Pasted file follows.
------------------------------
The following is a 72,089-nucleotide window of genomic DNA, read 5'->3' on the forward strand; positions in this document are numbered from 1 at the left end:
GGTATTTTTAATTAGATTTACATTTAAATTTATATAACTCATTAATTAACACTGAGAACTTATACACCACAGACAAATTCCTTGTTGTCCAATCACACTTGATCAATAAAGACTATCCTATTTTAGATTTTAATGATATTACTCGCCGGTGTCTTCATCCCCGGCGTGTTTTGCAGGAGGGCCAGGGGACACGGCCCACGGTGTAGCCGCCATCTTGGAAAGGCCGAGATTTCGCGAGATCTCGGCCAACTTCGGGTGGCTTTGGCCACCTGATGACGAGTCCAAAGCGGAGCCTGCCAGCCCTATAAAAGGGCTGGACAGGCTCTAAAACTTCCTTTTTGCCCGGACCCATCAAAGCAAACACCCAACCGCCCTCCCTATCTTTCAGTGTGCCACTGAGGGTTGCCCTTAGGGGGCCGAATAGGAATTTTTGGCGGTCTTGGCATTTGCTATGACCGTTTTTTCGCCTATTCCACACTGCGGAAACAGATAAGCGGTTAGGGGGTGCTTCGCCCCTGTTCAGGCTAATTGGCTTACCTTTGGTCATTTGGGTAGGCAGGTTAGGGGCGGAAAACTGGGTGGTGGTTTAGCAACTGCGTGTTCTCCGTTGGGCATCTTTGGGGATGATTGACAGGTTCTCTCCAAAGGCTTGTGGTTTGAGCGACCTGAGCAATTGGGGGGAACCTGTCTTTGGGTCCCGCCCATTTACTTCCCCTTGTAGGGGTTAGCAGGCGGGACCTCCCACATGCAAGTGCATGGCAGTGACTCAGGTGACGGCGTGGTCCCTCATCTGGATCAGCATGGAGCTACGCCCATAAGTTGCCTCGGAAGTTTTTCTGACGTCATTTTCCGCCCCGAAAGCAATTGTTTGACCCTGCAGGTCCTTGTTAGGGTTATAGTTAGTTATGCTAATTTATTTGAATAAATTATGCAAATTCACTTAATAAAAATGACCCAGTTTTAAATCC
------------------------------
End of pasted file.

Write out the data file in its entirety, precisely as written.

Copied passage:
The following is a 72,089-nucleotide window of genomic DNA, read 5'->3' on the forward strand; positions in this document are numbered from 1 at the left end:
GGTATTTTTAATTAGATTTACATTTAAATTTATATAACTCATTAATTAACACTGAGAACTTATACACCACAGACAAATTCCTTGTTGTCCAATCACACTTGATCAATAAAGACTATCCTATTTTAGATTTTAATGATATTACTCGCCGGTGTCTTCATCCCCGGCGTGTTTTGCAGGAGGGCCAGGGGACACGGCCCACGGTGTAGCCGCCATCTTGGAAAGGCCGAGATTTCGCGAGATCTCGGCCAACTTCGGGTGGCTTTGGCCACCTGATGACGAGTCCAAAGCGGAGCCTGCCAGCCCTATAAAAGGGCTGGACAGGCTCTAAAACTTCCTTTTTGCCCGGACCCATCAAAGCAAACACCCAACCGCCCTCCCTATCTTTCAGTGTGCCACTGAGGGTTGCCCTTAGGGGGCCGAATAGGAATTTTTGGCGGTCTTGGCATTTGCTATGACCGTTTTTTCGCCTATTCCACACTGCGGAAACAGATAAGCGGTTAGGGGGTGCTTCGCCCCTGTTCAGGCTAATTGGCTTACCTTTGGTCATTTGGGTAGGCAGGTTAGGGGCGGAAAACTGGGTGGTGGTTTAGCAACTGCGTGTTCTCCGTTGGGCATCTTTGGGGATGATTGACAGGTTCTCTCCAAAGGCTTGTGGTTTGAGCGACCTGAGCAATTGGGGGGAACCTGTCTTTGGGTCCCGCCCATTTACTTCCCCTTGTAGGGGTTAGCAGGCGGGACCTCCCACATGCAAGTGCATGGCAGTGACTCAGGTGACGGCGTGGTCCCTCATCTGGATCAGCATGGAGCTACGCCCATAAGTTGCCTCGGAAGTTTTTCTGACGTCATTTTCCGCCCCGAAAGCAATTGTTTGACCCTGCAGGTCCTTGTTAGGGTTATAGTTAGTTATGCTAATTTATTTGAATAAATTATGCAAATTCACTTAATAAAAATGACCCAGTTTTAAATCC